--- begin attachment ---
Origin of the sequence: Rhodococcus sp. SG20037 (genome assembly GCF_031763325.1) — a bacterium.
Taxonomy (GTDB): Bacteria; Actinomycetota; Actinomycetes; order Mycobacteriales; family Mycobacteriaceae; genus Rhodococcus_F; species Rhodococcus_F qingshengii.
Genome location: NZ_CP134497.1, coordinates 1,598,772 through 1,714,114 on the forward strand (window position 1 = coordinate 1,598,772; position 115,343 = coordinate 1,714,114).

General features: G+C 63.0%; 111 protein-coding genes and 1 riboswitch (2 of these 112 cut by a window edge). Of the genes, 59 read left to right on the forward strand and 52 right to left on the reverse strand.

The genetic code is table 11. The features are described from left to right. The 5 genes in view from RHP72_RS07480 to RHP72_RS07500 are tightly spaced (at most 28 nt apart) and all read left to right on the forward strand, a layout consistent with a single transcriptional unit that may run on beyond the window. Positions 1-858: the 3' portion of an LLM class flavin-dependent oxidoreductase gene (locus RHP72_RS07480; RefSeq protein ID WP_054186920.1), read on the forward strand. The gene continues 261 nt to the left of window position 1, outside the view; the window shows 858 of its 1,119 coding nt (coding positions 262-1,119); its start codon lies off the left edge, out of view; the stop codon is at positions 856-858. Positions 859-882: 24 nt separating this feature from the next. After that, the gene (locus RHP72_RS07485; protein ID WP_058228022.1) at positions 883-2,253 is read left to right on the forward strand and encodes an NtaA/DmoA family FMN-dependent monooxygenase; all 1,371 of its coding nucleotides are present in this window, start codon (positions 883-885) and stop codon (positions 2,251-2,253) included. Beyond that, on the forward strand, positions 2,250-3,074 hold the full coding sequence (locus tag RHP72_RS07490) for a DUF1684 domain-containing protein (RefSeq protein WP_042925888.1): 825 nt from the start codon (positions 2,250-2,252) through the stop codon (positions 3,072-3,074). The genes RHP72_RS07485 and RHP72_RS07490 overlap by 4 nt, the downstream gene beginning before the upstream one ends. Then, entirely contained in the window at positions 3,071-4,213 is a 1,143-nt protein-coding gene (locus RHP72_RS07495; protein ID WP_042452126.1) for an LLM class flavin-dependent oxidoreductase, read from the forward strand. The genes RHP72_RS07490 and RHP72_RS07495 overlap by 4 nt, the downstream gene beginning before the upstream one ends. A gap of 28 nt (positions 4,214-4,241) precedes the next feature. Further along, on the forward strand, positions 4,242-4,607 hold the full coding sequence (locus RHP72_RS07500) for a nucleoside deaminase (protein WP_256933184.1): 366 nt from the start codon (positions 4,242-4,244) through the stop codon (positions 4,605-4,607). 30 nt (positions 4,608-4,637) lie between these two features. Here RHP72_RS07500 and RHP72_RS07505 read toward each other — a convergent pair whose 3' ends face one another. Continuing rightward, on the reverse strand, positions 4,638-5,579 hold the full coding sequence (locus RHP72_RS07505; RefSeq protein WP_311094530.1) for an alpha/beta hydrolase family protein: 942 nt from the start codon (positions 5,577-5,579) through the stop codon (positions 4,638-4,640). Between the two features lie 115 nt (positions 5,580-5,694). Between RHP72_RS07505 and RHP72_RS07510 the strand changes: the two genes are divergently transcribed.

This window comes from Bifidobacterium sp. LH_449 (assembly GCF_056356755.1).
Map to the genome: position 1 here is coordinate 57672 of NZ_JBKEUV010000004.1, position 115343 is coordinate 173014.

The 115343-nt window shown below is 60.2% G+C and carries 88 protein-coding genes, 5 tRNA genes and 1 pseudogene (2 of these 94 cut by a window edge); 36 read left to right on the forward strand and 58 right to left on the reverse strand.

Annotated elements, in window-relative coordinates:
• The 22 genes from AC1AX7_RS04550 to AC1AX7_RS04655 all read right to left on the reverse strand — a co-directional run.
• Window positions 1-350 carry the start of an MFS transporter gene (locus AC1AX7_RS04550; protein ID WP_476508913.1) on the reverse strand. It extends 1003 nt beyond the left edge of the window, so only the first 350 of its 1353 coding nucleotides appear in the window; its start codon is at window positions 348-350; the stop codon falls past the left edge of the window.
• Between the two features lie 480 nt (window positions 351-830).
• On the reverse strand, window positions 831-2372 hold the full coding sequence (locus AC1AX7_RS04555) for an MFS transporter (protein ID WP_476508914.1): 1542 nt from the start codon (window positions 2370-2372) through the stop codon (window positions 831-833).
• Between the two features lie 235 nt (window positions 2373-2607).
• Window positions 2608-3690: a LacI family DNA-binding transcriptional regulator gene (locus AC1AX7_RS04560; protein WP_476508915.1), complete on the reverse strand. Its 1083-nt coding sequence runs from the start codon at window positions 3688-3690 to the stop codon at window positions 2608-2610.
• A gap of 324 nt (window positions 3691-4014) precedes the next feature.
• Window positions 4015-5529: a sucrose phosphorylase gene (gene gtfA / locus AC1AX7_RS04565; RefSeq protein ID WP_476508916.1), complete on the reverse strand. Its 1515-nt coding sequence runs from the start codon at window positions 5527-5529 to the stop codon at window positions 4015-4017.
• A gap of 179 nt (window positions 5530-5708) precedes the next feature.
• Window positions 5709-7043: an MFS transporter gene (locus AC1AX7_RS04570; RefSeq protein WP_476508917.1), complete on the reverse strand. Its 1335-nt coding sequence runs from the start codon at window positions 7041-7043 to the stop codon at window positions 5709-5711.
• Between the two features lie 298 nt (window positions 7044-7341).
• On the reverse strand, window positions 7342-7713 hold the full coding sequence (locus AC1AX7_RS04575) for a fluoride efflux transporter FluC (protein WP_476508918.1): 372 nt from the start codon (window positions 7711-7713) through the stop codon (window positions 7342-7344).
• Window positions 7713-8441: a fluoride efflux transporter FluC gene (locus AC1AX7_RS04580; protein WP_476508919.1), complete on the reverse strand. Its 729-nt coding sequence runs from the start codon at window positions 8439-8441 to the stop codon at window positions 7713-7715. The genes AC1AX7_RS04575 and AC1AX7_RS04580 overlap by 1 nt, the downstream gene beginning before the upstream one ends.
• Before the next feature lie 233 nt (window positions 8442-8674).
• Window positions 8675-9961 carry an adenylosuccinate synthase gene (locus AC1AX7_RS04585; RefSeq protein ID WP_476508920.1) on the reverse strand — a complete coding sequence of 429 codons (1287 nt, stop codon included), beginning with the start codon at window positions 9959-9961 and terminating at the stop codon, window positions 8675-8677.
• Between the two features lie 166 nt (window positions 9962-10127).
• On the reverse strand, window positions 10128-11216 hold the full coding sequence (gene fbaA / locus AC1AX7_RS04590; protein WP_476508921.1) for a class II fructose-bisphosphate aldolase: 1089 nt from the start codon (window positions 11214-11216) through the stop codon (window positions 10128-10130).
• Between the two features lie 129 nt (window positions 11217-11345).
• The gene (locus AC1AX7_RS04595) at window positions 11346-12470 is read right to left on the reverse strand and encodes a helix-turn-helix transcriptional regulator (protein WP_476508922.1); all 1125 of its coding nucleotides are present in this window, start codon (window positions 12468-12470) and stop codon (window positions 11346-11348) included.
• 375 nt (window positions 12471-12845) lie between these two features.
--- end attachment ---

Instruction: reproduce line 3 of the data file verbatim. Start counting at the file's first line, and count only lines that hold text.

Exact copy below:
Genome location: NZ_CP134497.1, coordinates 1,598,772 through 1,714,114 on the forward strand (window position 1 = coordinate 1,598,772; position 115,343 = coordinate 1,714,114).